Blue Monday is approaching and although the date has sparked controversy in recent years, we felt it was an opportunity to open up the conversation around mental health, in general and pertaining to the tech sector. Monday 18th marks Blue Monday, otherwise known as ‘the most depressing day of the year’ due to an unsavoury combination of gloomy weather, Christmas blues, post-festivity financial strain and now the added pressures that accompany a global pandemic. It can be daunting as pressure mounts on the lead up to the date so we’ve compiled some tips and advice on how we can help one another beat the blues this year.
The Oxford Dictionary defines the term as: ‘the persistent inability to believe that one’s success is deserved or has been legitimately achieved as a result of one’s own efforts or skills.’
Imposter syndrome can impact anyone, but due to stereotypes and role models within the tech sector, it is familiar to many working within the industry that perhaps don’t ‘fit’ the narrative, despite the industries inherent progressive nature. Naturally, this can have a knock-on effect on mental health. The anxiety and self-doubt that comes with Imposter syndrome can prohibit individuals from reaching their full potential. Once recognised, coping strategies can be put in place such as a ‘win jar’ (or file) where you can store reviews or achievements that offer positive endorsement. It is important to remember that not everyone can do what you do. Whilst navigating the new norm over the past year, some of the prominent challenges have been a lack of structure and interaction. This, however, leaves room for exploring alternative communities. There is a massive support network both on and offline, from events to forums, for like-minded individuals in all sectors! Check out some of the virtual events available here.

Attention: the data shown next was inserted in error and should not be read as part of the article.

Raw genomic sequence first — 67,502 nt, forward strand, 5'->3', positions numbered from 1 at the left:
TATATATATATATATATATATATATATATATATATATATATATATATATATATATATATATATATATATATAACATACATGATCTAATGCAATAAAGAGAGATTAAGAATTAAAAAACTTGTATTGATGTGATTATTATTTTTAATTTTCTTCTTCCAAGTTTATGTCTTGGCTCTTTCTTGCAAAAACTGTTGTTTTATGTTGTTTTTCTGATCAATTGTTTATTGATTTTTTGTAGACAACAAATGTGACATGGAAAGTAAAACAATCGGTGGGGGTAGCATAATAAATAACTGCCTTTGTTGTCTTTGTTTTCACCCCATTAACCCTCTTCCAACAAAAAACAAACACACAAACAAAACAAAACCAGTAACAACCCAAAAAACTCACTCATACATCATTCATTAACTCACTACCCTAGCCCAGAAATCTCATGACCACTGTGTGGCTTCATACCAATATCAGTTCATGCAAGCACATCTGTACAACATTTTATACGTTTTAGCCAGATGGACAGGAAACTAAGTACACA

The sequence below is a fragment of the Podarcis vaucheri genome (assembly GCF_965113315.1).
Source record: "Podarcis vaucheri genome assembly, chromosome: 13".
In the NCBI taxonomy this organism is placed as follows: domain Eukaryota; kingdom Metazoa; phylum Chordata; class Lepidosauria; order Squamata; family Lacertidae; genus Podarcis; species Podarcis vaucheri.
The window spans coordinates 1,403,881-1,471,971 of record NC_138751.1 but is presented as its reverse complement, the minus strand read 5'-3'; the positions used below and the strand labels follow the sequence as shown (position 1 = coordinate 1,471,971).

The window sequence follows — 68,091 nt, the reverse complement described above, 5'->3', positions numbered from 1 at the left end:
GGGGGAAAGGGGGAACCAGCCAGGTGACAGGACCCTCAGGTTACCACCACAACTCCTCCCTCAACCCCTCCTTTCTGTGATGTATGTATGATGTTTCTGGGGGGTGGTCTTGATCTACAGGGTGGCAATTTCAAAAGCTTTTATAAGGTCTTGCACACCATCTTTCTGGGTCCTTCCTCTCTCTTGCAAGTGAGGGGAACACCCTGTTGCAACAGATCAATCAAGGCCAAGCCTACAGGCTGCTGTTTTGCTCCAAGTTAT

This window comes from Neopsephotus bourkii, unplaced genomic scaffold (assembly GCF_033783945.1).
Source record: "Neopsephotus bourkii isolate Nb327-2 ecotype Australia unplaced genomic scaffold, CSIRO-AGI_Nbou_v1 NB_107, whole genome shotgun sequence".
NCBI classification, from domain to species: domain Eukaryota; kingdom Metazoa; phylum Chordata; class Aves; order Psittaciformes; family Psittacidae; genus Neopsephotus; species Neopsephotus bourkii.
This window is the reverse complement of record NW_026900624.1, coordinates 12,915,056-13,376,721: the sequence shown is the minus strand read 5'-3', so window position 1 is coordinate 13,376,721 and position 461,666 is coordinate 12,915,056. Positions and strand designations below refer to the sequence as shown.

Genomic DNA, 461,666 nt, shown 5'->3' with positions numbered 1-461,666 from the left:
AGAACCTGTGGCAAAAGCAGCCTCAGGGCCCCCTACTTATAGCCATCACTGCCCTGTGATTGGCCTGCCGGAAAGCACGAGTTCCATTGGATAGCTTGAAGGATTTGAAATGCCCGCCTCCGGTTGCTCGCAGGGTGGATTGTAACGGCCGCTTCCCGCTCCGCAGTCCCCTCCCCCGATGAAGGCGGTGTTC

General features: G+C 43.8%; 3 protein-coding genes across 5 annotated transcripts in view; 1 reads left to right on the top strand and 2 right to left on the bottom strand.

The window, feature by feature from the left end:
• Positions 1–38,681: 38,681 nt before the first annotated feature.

The coronavirus pandemic has infiltrated every aspect of our daily lives and for some the physical and mental impact has been severe. The pandemic has added new stressors, intensified pre-existing factors, and in many cases, increased disparity. With the third UK lockdown in motion and most of the economy working remotely again, physical interaction is at a minimum which can feel incredibly isolating.
‘Worse mental health is linked with poorer social and economic circumstances. This includes living in poverty, having low-quality or low paid work, unemployment and poor housing.’– Public Health England